Profiling al-Shabaab

This analysis is conducted as part of the Son of Media Safety & Security’s Project on War and Foreign Terrorist Organizations (FTOs). Learn more here.

al-Shabaab Logo


Somalia has been controlled by several different warring clans and warlords since the 1990s. Many Islamic extremists groups also formed during this time. One such group, supported by AQ elements, called the Unity of Islam served as a precursor to the formation of al-Shabaab.

In 2003, Unity of Islam veteran members made moves towards the creation of a political party to accomplish their goals while its “youth” (“shabaab”) members desired a more hard-lined Islamic rule in the “greater Somalia.” In 2004, when eleven Shari’a courts in Somalia joined to form the Islamic Courts Union (ICU), al-Shabaab formed to serve as their armed militia.

  • 06/2004: Eleven Shari’a courts form the Islamic Courts Union (ICU)
  • 10/2004: The Transitional Federal Government (TFG) is formed in exile
  • 06/2006: Backed by al-Shabaab, Mogadishu falls to the ICU
  • 12/2006: Ethiopia invades Somalia and retakes Mogadishu

The rein of ICU and al-Shabaab justice began and continued with amputations of limbs for stealing, stoning for adultery as well as killing of non-Muslims. Al-Shabaab forces would reportedly commit beheadings and leave the corpses in streets as a message to encourage conformity. Intimidation and violence continued in many forms including bombings, shootings and assassinations. The violence often targeted women, peace activists, civil and political figures, journalists as well as international aid workers.

In 2006, the ICU with the assistance of al-Shabaab took control of Mogadishu. Six months later, fearing invasion into their nation, Ethiopian forces invaded Mogadishu. The Ethiopian invasion served as a propaganda tool for the recruitment of al-Shabaab forces and also helped create alliances with clans throughout Somalia. As a result, and despite Ethiopia’s future withdrawal, al-Shabaab became the largest force in Somalia, controlling land, funds and weapons, giving it the ability to wage conventional warfare.

Al-Shabaab activities and relevant Somali history has includes:

  • 01/2007: The TFG enters Mogadishu
  • 02/2007: The United Nations approves the formation of the African Union Mission in Somalia (AMISOM)
  • 03/2008: U.S. State Department designates al-Shabaab as an FTO
  • 10/2008: Suicide bomber Shawa Ahmed, a Somali-American, kills twenty-four in Hargeisa
  • 01/2009: Ethiopia pulls out of Somalia, replaced by AMISOM
  • 07/2010: Suicide bombing in Kampala, Uganda, kills seventy-six (one American)
  • 08/2010: AMISOM pushes al-Shabaab out of Mogadishu
  • 10/2011: Kenya invades southern Somalia
  • 02/2012: AQ announces the al-Shabaab pledge of obedience
  • 03/2012: Mortar attacks against Presidential Palace
  • 04/2012: Suicide attack targets Prime Minister Abdiweli Mohamed Ali at the Mogadishu National Theatre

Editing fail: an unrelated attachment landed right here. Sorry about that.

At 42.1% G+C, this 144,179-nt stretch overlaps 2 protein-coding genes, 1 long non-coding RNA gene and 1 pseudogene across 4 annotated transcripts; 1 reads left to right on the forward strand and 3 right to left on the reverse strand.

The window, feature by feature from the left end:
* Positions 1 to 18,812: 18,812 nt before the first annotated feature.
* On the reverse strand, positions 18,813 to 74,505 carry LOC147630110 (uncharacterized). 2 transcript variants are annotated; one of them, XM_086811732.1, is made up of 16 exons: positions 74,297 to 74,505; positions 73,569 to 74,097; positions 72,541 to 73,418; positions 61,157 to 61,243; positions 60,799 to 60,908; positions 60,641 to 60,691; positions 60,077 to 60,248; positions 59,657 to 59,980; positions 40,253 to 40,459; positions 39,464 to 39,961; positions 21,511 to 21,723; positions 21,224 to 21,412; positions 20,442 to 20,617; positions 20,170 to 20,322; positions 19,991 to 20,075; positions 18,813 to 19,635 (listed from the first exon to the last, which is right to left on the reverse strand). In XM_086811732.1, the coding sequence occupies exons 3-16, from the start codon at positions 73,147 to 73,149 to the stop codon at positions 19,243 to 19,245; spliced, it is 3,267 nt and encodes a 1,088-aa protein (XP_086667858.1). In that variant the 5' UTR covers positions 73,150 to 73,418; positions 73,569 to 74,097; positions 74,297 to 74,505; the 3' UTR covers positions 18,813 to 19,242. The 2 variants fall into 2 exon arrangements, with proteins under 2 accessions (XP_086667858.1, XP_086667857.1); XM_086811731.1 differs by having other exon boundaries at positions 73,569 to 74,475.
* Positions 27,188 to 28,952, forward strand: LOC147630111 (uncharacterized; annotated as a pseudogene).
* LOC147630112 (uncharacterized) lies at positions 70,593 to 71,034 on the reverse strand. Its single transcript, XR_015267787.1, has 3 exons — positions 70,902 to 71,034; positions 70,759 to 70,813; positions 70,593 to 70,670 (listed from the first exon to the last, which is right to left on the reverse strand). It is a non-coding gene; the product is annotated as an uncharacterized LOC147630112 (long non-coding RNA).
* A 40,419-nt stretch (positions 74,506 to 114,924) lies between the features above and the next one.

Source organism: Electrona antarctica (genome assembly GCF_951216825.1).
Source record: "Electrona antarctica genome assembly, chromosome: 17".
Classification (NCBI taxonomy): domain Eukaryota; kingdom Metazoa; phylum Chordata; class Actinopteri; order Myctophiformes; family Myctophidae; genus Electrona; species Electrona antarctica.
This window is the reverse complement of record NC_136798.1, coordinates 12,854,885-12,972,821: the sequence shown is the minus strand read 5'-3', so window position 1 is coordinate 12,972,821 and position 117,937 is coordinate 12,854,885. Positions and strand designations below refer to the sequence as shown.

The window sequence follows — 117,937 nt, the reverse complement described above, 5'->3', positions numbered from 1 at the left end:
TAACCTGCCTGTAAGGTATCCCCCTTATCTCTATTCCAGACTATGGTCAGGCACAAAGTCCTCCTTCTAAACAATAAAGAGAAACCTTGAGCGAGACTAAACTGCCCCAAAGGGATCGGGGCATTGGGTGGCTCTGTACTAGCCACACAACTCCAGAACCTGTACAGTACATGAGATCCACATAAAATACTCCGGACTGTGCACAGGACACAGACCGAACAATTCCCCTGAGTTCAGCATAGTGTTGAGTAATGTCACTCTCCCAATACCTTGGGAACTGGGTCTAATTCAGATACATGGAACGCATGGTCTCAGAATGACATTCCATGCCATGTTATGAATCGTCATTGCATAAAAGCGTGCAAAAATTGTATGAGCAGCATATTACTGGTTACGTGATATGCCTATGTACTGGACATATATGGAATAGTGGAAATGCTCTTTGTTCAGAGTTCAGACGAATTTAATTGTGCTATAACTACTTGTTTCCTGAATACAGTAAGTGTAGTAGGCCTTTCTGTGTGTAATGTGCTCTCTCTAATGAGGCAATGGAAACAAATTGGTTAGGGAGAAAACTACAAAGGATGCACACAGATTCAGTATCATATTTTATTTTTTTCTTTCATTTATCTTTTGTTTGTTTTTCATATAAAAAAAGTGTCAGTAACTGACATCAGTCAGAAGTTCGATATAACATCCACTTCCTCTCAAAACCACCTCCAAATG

• 05/2012: Suicide attack at a cafe in Dusa Mareb
  • 10/2012: The port city of Kismayo is retaken by Kenyan and AMISOM forces
  • 11/2012: Attacks on border city with Kenya
  • 06/2013: Attack on UN compound in Mogadishu
  • 09/2013: Attack on Westgate Shopping Centre in Nairobi, Kenya
  • 02/2014: Attack on Presidential Palace
  • 05/2014: Attack on restaurant in Djibouti
  • 06/2014: Attack on Mpeketoni killing fifty tourists

A string of AMISOM successes in Somalia have removed many sources of funding and land resources from al-Shabaab. Therefore, its forces have diminished significantly, despite their 2012 affiliation with AQ. Al-Shabaab has moved its tactics back to more asymmetrical means, including the use of IEDs and suicide type attacks.

It is widely reported that although the AQ, AQIM, AQAP affiliations still stand, the Somali clans and sub-clans that make up the bulk of al-Shabaab allies are more interested in internal matters, as opposed to global jihad. Despite this analysis AQ foreign fighters still lead training and indoctrination of recruits. Given this, as well as the fact that there are dispersed Somali communities throughout Western nations, al-Shabaab still remains a threat.


  • Aden Hashi Ayro: First operation leader, killed by U.S. air strike in May of 2008
  • Ahmed Abdi aw Mohamed (aka Abu Zabayi): killed in September of 2014
  • Rivalries are currently reported

Goals Overtly Declared

  • Formation of a “Greater Somalia” under Islamic rule

Membership (Estimated/Approximate)

  • Core force of approximately 5,000, at time augmented by clans

Base of Operations

  • Somalia: middle and lower Jubba region, Bay and Bakol regions, northern Somalia near Golis Mountains

al-Shabaab Map

Funding Sources

  • Illegal charcoal production
  • Exports from smaller ports (since the retaking of Kismayo and Menka by AMISOM severely hampered exports fundraising)
  • Taxation on locals
  • Foreign donations

Marketing Vehicles

  • unknown

Also Knows As (AKA)

  • The Harakat Shabaab al-Mujahidin
  • al-Shabab
  • Shabaab
  • the Youth
  • Mujahidin al-Shabaab Movement
  • Mujahideen Youth Movement
  • Mujahidin Youth Movement